Apple has to hit this out of the park on its first try. It cannot let the competition slowly catch up. It cannot let partners walk away if adding customers is too slow that interest wanes before critical mass is achieved. It can't have people joke about how bad the search results from Siri are, or that streaming movies is slow.
What Will It Be Then?
Based on these facts, I see Apple delivering an updated Apple TV for the sheer pricing advantage it gives. It will want to sell millions ASAP. The update doesn't have to be costly new hardware, but better content options, cable channels, and apps. This could be done with a software update with unseen legal contract negotiation in the background.
With so many who already own an iPhone or iPad, the use of your own iOS device as the remote control. For those who don't already have one, then maybe for a few dollars more you get a stripped down iPod touch as your remote. By mirroring the content on the TV screen, you could maintain the multitouch interface that people have been trained to use.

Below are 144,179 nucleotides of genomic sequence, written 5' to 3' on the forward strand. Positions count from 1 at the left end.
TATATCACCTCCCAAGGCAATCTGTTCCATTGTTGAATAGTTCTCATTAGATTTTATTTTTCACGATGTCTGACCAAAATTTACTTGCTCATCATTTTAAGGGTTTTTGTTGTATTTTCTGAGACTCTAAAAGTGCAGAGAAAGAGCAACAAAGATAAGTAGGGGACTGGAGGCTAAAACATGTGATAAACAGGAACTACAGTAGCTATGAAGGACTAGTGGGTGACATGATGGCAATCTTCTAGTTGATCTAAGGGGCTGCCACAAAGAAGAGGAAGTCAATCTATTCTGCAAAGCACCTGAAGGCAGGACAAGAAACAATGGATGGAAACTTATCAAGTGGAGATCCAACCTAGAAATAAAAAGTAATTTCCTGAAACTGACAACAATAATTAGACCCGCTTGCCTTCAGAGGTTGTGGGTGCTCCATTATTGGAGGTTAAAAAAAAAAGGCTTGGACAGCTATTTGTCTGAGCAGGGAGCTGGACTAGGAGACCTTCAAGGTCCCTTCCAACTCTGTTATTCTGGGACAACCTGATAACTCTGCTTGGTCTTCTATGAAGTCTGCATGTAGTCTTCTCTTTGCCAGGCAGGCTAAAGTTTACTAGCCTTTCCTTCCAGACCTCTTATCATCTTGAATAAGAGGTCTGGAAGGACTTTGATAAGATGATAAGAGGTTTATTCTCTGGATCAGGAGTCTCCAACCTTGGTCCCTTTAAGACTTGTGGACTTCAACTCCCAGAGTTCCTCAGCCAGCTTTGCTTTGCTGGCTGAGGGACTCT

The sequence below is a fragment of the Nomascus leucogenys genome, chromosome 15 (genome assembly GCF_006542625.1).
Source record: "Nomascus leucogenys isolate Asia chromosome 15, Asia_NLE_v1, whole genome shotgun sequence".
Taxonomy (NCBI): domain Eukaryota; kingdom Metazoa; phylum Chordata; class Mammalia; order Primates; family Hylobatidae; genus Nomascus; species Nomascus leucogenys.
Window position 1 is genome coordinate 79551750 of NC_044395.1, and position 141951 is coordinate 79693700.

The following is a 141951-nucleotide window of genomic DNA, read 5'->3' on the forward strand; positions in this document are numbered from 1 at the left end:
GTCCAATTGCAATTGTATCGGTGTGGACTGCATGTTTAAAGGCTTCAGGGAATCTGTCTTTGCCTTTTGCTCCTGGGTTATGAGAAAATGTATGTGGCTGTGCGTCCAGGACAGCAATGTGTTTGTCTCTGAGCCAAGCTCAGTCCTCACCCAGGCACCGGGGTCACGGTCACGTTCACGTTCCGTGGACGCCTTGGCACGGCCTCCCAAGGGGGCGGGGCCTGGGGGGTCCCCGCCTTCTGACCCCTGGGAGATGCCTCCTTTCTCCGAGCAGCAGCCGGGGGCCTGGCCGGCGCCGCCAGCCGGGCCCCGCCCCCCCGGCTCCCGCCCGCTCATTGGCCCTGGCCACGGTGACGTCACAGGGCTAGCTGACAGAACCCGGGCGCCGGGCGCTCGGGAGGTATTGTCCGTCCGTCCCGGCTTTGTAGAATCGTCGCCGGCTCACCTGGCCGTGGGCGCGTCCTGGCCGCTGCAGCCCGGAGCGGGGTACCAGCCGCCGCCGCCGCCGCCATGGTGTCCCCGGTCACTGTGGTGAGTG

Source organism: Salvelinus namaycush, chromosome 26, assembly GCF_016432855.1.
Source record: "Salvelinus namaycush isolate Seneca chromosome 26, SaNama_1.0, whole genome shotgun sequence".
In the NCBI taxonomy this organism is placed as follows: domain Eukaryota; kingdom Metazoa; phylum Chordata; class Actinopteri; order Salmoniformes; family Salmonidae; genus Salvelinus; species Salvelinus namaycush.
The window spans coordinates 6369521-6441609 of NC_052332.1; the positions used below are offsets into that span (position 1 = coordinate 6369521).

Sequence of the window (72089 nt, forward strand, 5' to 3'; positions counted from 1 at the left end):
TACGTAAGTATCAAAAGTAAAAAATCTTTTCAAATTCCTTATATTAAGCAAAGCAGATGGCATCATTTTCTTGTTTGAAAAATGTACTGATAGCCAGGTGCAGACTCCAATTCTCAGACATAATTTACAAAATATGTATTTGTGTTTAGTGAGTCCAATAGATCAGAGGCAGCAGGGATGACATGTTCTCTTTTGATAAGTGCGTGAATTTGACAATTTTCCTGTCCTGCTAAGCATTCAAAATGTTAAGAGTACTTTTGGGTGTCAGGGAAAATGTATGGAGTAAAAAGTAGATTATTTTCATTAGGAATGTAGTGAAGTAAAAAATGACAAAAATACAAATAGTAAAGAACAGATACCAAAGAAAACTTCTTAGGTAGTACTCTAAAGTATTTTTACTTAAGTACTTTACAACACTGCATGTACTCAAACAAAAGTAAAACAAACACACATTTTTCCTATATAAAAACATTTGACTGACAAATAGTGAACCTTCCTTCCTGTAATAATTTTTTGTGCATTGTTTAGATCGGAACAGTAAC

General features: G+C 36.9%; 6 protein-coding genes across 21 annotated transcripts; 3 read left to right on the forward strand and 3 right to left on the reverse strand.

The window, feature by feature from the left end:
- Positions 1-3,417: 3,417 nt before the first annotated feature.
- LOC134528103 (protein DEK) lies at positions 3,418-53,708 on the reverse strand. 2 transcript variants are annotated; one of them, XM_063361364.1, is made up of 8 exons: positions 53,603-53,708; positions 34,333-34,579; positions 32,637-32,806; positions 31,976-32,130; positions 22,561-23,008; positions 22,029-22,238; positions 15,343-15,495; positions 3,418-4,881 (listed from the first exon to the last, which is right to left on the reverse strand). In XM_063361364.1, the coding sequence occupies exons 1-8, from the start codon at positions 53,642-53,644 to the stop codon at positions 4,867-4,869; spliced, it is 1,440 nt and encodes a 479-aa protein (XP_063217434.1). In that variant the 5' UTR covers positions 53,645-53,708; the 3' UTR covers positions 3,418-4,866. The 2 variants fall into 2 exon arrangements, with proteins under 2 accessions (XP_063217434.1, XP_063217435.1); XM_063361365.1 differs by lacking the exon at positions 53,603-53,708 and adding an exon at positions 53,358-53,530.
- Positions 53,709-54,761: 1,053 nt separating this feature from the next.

The hardware doesn't have to be expensive. The processing power won't be great. It will have integrated graphics to supply HD TV, but nothing fancy like 3D. It will have either a small hard drive or flash drive to hold a few hours of TV at most. It will not be designed for storage.
With the low power requirement, this could all be packaged into an iTV as a premium product. I wouldn't expect Apple to sell millions, but it would give them a position to experiment with finding better solutions for tomorrow and allow them to compete with other integrated options that may be planned by Google or Amazon.
If Apple can sell a $999 computer monitor, then it can sell a $600 to $700 TV. At that price, if they just sell 10,000 they add $6 to $7 million in sales - and at a 30% margin, that is an extra $1.8-$2.1 million in profit. That is enough reason to start a new project.
The sad thing is for any other company earning an extra $18-$21 million would be considered great. For Apple, the iTV alone isn't enough for success. That's why an improved Apple TV is needed to drive the success out to as many homes as possible. Adoption of the service is just as important as any money that will be made with the release.
* Nuance just released Dragon TV speech recognition software to be licensed for use on set-top-boxes. I guess Apple won't have a complete advantage with Siri.